The Demolished Man: The Barrier of Our Blindness


I’ve read a lot of articles recently looking back on The Demolished Man, and one thing that amazes me is how little attention is paid to the actual concept of Demolition, and how frequently (in my opinion, anyway) the writer seems to misunderstand the actual themes of the book. They talk about the Espers and the world-building, they talk about the breakneck pace and lack of descriptive detail, they bring up the Freud thing every time, but the social and political commentary that I believe is the most intriguing thing about Bester’s novel is consistently glossed over. I’ve saved this post for last because I think The Demolished Man is about something much more interesting than murder in a telepathic society. Bester hints at several larger ideas throughout the book, but the final chapter is where they all come out into the open. And maybe it’s just because I studied political science, but it seems to me that Bester is not only advocating a philosophy of fundamental human goodness, but making an argument in favor of a socialist society. Or, at the very least, an argument against a capitalist one.

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The Demolished Man: What A Twist

Source: Hugo+Nebula Science Fiction Review Project

Every good book has a twist, and if you’ll pardon the innuendo, The Demolished Man has a pair of big ones. The first involves the character of Ben Reich and the revelation of how deteriorated his mind truly is; the second has to do with the nature of Demolition itself. The truth about Demolition bleeds over into the discussion of overall theme, which will be the topic of my final post on this book, so we’ll save that for last and start with Reich, who, as the ultimate unreliable narrator, provides the reader with a beautiful bait-and-switch at the very beginning of the book.

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The Demolished Man: Spoken Like The Future


First of all, I should take a moment to admit that writing blog posts on all five days of last week probably wasn’t a great thing to plan on doing during a week when I was scheduled for double shifts on three of those days. Sorry about that.

Second, a friend of mine recently informed me that Alfred Bester was the guy who wrote the Green Lantern oath for DC Comics. So…that’s pretty cool. Even if he apparently hated comics.

That same friend also mentioned the way language and typeface is used in The Demolished Man, which might actually be the most fun part of the book. Just like watching a musician live is always better if you can tell he or she loves playing an instrument, this novel benefits from the obvious joy Bester takes in playing with language. It’s not just that he writes great dialogue or that he excels at using language to convey setting. I mean, he does, but so do other people. The two things that really strike you linguistically about The Demolished Man are name abbreviations straight out of the Net Generation’s wet dreams, and a bizarre and beautiful presentation of telepathic speech. The former may have been done by others at some point, likely in recent years. As for the latter, it’s unique in my experience. Which might not be saying much, given that this blog exists because of my lack of experience, but still.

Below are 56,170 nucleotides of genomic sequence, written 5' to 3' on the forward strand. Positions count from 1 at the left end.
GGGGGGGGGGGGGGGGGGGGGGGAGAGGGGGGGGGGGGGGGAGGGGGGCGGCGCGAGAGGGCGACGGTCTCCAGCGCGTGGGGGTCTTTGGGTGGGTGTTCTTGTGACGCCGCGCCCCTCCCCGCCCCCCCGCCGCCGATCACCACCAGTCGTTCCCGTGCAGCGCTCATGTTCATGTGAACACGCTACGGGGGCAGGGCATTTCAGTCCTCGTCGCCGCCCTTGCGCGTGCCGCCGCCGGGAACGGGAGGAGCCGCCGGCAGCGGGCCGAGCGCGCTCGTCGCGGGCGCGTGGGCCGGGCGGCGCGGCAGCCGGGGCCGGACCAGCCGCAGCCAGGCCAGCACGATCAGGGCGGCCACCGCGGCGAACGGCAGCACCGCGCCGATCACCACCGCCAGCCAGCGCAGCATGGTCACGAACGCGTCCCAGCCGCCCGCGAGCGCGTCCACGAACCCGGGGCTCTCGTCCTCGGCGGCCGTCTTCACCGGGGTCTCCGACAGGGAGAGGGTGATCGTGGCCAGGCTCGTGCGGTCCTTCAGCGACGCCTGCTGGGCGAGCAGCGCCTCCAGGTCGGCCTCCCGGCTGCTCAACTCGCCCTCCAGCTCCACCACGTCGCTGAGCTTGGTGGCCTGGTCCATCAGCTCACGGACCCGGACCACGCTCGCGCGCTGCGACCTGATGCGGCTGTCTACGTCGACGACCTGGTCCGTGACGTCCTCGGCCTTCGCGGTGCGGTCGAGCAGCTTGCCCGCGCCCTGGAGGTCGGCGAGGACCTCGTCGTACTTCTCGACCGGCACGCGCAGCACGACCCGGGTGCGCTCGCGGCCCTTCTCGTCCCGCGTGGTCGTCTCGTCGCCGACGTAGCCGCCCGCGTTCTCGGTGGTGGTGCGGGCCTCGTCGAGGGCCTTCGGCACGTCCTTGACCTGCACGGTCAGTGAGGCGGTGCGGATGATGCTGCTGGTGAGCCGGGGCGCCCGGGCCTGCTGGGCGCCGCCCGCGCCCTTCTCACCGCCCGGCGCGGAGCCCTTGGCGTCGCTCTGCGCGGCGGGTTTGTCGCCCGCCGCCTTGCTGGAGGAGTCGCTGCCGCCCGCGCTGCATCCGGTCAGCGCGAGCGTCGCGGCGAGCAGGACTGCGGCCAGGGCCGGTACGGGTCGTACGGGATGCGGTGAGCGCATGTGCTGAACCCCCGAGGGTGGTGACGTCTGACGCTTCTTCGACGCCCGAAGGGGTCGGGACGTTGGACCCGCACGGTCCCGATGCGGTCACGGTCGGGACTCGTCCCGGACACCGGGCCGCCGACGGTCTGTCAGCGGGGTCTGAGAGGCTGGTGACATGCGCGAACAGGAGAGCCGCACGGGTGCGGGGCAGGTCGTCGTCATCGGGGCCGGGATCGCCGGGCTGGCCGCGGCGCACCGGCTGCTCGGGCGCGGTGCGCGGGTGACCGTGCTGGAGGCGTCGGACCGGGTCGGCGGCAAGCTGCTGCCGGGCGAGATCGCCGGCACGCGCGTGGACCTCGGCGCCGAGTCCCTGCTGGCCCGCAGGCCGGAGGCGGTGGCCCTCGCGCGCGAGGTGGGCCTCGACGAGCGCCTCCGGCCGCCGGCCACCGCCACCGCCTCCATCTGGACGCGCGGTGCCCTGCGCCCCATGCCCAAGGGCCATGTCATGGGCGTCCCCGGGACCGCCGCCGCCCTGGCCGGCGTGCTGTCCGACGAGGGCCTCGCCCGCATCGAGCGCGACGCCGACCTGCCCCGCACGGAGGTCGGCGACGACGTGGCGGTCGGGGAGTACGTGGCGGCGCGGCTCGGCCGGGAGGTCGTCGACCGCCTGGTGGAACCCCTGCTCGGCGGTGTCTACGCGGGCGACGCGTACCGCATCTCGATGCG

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The Demolished Man: Capitalists and Cops

“The Demolished Man” by AntheaAndyChan (

Jo Walton has said that one of the reasons she, personally, has never re-read The Demolished Man is because she didn’t enjoy spending time with any of the characters, which…yeah, that kind of makes sense. Ben Reich, the demolished man in question, and certainly the central figure of the story if not its protagonist, starts out as a rage-fueled sociopath who seems to believe that killer instinct is an inherited trait, gains a bit of admiration from the reader as the book goes on in a “at least this psycho is a smart psycho” kind of way, briefly becomes sympathic (a little, maybe) toward the climax when Bester begins tipping his hand as to what’s really going on, but ends the story having been definitively characterized as a man so powerfully immoral that he threatens to derail the entire course of human evolution, and who must be stopped at all costs. Bester goes out of his way to drive home the point that Reich is, quite literally, the worst person in the world. His name alone tells that story; this book was published in 1952, and it’s pretty easy to see what the name “Reich” is referencing. Who wants to hang out with that guy?

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The Demolished Man: A World of Peepers


I had never read this book before, nor indeed, anything by Alfred Bester. He’s perhaps best known for his 1956 novel, The Stars My Destination, a book I’ve heard a great deal about and would very much like to read someday. Unfortunately, its year of publication meant it would have fallen under the purview of the 1957 Hugo Awards, which were…weird, to say the least (we’ll get to that later, when I skip 1957). So what seems to be considered Bester’s seminal work does not appear on my list. That said, it’s not nothing to be the winner of the first Hugo for Best Novel, and The Demolished Man is a fascinating book that I highly enjoyed.

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